Training aimed at reducing police performance errors in the use of lethal force have already started to focus on physiological-based interventions, including physiological stress modulation (Andersen and Gustafsberg, 2016; Andersen et al., 2018). In an exploratory pilot study, Johnson et al. (2014) compared performance (i.e., shoot/no-shoot decision-making), heart rate, and EEG activity between experienced military and police officers and civilians during virtual use of force scenarios. As expected, performance errors were significantly higher among civilians, and EEG data showed several experience-dependent differences, including greater task-related changes in alpha power among experts, including when a shot was taken relative to rest. Further, EEG metrics differentiated intermediates (<10 years’ experience) from experts (>10 years’ experience), consistent with previous evidence for greater alpha suppression (indicative of cognitive load and task engagement) when engaging in a familiar motor task relative to less familiar experts and non-experts (Di Nota et al., 2017). Johnson et al.’s (2014) groundbreaking work suggests that non-invasive neurophysiological recordings could be a useful training tool for optimizing virtual lethal force/decision-making training, and objectively assessing skill learning and expertise. Further validation of existing training paradigms, including virtual technologies, are needed for truly evidence-based training practices.
A growing body of literature has demonstrated significant physiological activation following exposure to acutely stressful events among police, both in real-world and simulated settings. However, there are little data that document the direct impact of stress physiology on skilled motor performance at the central (brain and spinal cord) or peripheral (neuromuscular) level. Future investigations in this regard can aid in further optimizing effective interventions that train adaptive physiological stress responses to acutely stressful situations and which reduce errors in lethal use of force and improve physiological recovery from stress. Together, this evidence-based line of research can immediately improve stress-induced decrements to skilled motor performance, preserve occupational and public safety, and reduce the risk for physical and mental health disorders disproportionately observed in first responder populations (Franke et al., 2002; Ramey et al., 2009; Joseph et al., 2010; Carleton et al., 2018; Violanti et al., 2018).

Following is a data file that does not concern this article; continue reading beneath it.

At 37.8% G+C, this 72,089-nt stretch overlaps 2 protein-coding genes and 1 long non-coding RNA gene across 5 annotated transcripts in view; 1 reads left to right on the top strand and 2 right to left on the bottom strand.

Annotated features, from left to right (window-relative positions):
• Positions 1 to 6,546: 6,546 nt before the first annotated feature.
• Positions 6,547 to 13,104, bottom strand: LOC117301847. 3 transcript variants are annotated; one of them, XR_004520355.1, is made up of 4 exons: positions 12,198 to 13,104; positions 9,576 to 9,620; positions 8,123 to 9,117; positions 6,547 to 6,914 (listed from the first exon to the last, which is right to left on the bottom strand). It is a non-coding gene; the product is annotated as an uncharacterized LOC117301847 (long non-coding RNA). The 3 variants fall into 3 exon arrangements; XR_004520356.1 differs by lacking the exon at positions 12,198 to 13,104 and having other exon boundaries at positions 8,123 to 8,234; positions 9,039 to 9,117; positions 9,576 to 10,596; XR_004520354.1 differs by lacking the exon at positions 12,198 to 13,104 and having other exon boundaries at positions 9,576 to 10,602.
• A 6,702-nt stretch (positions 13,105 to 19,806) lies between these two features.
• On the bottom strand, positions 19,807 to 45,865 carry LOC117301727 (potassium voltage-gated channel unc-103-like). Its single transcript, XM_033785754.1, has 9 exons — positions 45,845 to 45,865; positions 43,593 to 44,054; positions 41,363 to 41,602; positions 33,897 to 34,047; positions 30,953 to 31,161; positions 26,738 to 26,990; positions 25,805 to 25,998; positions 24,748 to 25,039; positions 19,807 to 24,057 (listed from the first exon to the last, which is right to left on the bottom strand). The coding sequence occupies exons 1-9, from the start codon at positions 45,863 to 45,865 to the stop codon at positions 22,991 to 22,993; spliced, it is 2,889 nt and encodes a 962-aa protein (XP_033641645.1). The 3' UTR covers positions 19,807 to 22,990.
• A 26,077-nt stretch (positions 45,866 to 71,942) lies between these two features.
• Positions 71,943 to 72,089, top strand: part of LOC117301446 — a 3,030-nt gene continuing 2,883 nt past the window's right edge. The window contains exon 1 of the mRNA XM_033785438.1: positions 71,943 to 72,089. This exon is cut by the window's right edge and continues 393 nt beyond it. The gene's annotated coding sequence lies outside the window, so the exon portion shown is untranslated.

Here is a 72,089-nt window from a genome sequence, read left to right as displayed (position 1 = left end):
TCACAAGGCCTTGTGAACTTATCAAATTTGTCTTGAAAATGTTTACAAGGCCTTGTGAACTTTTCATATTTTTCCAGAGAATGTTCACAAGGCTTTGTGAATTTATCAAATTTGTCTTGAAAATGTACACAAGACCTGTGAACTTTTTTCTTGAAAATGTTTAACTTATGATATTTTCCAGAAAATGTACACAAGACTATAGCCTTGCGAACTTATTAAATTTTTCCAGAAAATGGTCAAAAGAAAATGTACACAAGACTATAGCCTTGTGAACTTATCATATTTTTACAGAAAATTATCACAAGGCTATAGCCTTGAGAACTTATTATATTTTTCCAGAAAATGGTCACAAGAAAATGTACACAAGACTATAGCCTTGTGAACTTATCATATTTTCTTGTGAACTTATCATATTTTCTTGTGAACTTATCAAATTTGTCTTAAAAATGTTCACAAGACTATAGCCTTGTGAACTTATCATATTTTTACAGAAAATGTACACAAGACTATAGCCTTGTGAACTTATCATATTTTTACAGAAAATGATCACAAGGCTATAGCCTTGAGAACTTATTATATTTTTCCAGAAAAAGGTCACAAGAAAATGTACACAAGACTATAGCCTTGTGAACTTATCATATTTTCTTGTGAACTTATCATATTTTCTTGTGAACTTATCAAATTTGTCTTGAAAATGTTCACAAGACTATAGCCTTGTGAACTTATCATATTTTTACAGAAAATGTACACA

GA and GM completed the first conceptualization and draft of the manuscript. JA conceptualized components and wrote sections of the manuscript. PD contributed to writing significant revisions of the final manuscript.
GA received a SSHRC Aid to Small Universities grant through the University of the Fraser Valley to initiate this work, with in kind contributions from British Columbia Police Services. GM is a University of Lethbridge Board of Governors Research Chair and received funding from the Natural Sciences and Engineering Research Council of Canada (Discovery Grant 05519). JA was funded by a grant from the Government of Ontario, Ministry of Labour (ROP 15-R-021) to conduct research related to police as described in this article. However, the Ministry had no other involvement in the conceptualization, design, analysis, decision to publish, or preparation of this manuscript. PD is supported by a post-doctoral fellowship funded by the Justice Institute of British Columbia.
Conflict of Interest
The authors declare that the research was conducted in the absence of any commercial or financial relationships that could be construed as a potential conflict of interest.
GA and JA would like to thank all the police officers who participated in the applied research supporting this paper.
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Keywords: police, stress response, cortisol, hypothalamic-pituitary-adrenal axis, motor control, movement, muscle tension
Citation: Anderson GS, Di Nota PM, Metz GAS and Andersen JP (2019) The Impact of Acute Stress Physiology on Skilled Motor Performance: Implications for Policing. Front. Psychol. 10:2501. doi: 10.3389/fpsyg.2019.02501
Edited by:Roberto Cattivelli, Italian Auxological Institute (IRCCS), Italy
Reviewed by:Katrina Sanders, Australian Federal Police, Australia
Lois James, Washington State University, United States
Marie Ottilie Frenkel, Universität Heidelberg, Germany
Laura Giessing, Heidelberg University, Germany, in collaboration with reviewer MF
Copyright © 2019 Anderson, Di Nota, Metz and Andersen. This is an open-access article distributed under the terms of the Creative Commons Attribution License (CC BY). The use, distribution or reproduction in other forums is permitted, provided the original author(s) and the copyright owner(s) are credited and that the original publication in this journal is cited, in accordance with accepted academic practice. No use, distribution or reproduction is permitted which does not comply with these terms.
*Correspondence: G. S. Anderson, email@example.com